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Requirements of optimal Synthetic Aperture Radar (SAR) frequency, polarization and incidence angle for mapping underwater bottom topography: A simulation study

Weigen Huang, Bin Fu, Changbao Zhou, Jingsong Yang, Aiqin Shi and Donglin Li
Second Institute of Oceanography
State Oceanic Administration
Hangzhou, P. R. China

Abstract
A simulation model for the radar backscattering cross section of the sea surface has been developed based on the radar imaging mechanism of underwater bottom topography. The model consists of the Navier-Stokes equation, the action balance equation and the radar backscatter model. The simulation model is solved numerically using the method of characteristics. The results of the simulation model have been used to study the optimal SAR parameters (frequency, polarization and incidence angle) for mapping underwater bottom topography. It is shown that long wavelengths are required. P band is the optimal band for mapping underwater bottom topography, followed by L, C and X bands. Although mapping underwater bottom topography is independent of the polarization, the V V polarization is the best choice because of its large signal-to-noise ratio. The incidence angle between 20°to 40°are needed to map underwater bottom topography by spaceborne SAR.

Introduction
It is well known now that under certain environmental conditions underwater bottom topography can be mapped by imaging radars operating at different frequency, polarization and incidence angles. The phenomenon was first imaged by a Ka band side looking airborne radar (SLAR) off the Dutch coast in 1969(de Loor, 1981). Later, bottom topography was found on images acquired by spaceborne synthetic aperture radar (SAR) systems such as Seasat HH polarized L band SAR, ERS-1/2 VV polarized C band SAR and Radarsat HH polarized C band SAR. The optimal SAR parameters (frequency and polarization) for mapping bathymetric features based on the Spaceborne Imaging Radar-C, X-Band Synthetic Aperture Radar (SIR-C/X-SAR) observations have been reviewed by Schmullius and Evans (1997). The aim of this study is to simulate the radar backscattering cross section of the sea surface and present the optimal SAR frequency, polarization and incidence angles for mapping underwater bottom topography.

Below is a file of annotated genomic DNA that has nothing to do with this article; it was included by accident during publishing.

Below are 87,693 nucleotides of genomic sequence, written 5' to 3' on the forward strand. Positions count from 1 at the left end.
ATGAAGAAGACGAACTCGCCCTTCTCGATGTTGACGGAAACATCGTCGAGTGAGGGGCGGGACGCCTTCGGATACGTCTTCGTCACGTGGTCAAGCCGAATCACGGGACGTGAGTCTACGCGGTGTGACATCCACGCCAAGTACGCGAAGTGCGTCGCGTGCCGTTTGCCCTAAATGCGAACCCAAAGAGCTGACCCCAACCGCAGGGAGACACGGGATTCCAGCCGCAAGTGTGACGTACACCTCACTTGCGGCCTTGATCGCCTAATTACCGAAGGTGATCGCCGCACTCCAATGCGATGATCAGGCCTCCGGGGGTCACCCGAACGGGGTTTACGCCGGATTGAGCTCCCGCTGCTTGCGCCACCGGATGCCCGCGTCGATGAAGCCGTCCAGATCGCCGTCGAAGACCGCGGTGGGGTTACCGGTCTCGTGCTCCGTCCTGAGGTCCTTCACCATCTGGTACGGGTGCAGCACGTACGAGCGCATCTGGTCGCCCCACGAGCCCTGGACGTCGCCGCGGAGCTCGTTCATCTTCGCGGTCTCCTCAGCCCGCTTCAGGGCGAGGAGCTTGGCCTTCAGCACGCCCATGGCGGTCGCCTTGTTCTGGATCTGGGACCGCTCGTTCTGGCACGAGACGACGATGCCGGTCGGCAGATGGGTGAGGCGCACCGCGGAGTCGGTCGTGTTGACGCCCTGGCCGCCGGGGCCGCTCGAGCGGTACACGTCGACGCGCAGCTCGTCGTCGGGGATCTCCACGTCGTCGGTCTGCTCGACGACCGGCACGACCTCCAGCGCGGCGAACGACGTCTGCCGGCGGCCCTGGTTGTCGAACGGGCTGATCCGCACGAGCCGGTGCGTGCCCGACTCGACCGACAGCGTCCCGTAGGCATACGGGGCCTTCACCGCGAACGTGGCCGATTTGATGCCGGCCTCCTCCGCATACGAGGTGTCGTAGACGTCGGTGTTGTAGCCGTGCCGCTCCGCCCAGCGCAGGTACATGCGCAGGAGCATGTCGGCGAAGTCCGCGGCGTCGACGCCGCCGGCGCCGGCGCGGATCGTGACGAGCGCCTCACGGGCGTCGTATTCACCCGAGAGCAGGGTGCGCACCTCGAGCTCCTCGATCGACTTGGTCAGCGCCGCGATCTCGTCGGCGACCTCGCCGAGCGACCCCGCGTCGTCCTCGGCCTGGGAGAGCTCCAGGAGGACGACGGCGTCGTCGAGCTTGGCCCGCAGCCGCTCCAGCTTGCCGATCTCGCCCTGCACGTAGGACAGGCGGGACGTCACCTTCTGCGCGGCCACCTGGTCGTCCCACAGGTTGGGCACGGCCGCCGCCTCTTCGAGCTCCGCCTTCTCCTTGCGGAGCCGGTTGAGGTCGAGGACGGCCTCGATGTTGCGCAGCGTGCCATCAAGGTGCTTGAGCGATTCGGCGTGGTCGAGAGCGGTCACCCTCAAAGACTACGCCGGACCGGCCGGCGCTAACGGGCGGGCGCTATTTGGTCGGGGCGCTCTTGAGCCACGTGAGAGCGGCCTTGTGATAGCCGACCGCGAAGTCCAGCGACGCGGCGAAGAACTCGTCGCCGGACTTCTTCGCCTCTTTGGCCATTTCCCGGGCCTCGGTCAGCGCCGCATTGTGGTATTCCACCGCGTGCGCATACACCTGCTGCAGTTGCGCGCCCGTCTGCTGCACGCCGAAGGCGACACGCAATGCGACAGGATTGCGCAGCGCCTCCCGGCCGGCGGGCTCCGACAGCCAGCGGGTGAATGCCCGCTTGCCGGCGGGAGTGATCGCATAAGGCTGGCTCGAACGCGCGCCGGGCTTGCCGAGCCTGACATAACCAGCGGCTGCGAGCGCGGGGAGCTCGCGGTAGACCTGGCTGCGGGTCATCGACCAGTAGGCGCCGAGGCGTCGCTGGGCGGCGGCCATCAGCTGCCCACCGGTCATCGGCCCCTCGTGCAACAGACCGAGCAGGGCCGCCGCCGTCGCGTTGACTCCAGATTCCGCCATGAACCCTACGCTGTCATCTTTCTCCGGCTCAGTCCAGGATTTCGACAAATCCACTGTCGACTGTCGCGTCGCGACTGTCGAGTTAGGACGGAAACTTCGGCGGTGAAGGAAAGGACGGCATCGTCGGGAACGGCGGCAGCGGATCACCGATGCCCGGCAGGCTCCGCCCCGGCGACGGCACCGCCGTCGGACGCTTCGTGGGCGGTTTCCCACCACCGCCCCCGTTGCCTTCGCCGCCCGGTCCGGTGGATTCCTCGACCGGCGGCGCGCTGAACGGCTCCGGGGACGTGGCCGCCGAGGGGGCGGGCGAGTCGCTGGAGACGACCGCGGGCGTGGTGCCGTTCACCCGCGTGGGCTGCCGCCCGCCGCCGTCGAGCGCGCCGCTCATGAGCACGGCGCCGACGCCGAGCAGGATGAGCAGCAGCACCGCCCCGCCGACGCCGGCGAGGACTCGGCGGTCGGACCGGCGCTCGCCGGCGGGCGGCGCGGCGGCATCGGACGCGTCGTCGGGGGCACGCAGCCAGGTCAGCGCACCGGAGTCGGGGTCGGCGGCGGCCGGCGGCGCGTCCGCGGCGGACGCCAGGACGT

Model Description
The understanding of the radar imaging mechanism of underwater bottom topography has been improved since the first explanation by Alpers and Hennings in 1984. It is generally accepted that the imaging mechanism of mapping underwater bottom topography by imaging radar consists of three stages: the interaction between tidal flow and bottom topography which results in modulations in the surface flow velocity, the interaction between the variable surface flow and the short surface water waves, and the interaction between the short surface water waves and radar signal. The present simulation model for radar signatures of underwater bottom topography includes the Navier-Stokes equation, the action balance equation and the radar backscatter model, which describe above three stages.

Navier-Stokes equation
The Navier-Stokes equation describes the interaction between tidal flow and underwater bottom topography and is given by

where (u,v) is depth averaged flow vector in (x,y) direction ,x is water elevation relative to reference surface, h is distance between bottom and reference surface, g is acceleration due to gravity, r is water density, C is chezy coefficient modeling bottom roughness, and (tx ,ty ) is wind stress in (x,y) direction.

Action balance equation
The action balance equation describes the evolution of the energy of a wave packet that travels through a slowly varying surface current field and reads

where A is the action spectral density of the wave packet, t is the time,W is the apparent frequency in the moving medium, (kx,ky ) is the wavenumber vector of the wave packet, and S is a source function. The action spectrum related to the energy spectrum E by E =wA. The intrinsic frequency is w=(gk+Tk3)1/2 , T being the ratio of surface tension to water density.

The apparent frequency W is related to the intrinsic wave frequency by

whereis the surface current vector. For the source function, the linear equation suggested by Alpers and Hennings(1984) is used because it allows an explicit solution of the action balance equation. S is given by
S=-m(A-A0) (6)
where m is a relaxation parameter and A0 the equilibrium spectrum. The relationship between the action spectrum A and the waveheight spectrum y is given by
A=yrw/k (7)
Radar backscatter model
The radar backscatter is based on the Bragg mechanism. The radar backscatter model has the form
s 0pol=16p k04 cos4(q)|gp (q |2y(kb) (8)
where k0 is the radar wavenumber and q the incidence angle of the radar. The magnitude of the Bragg wavenumber vector kb is given by
kb=2k0sinq (9)
The complex scattering coefficient gp can be approximated for horizontal (HH) polarization by

and for vertical (V V) polarization by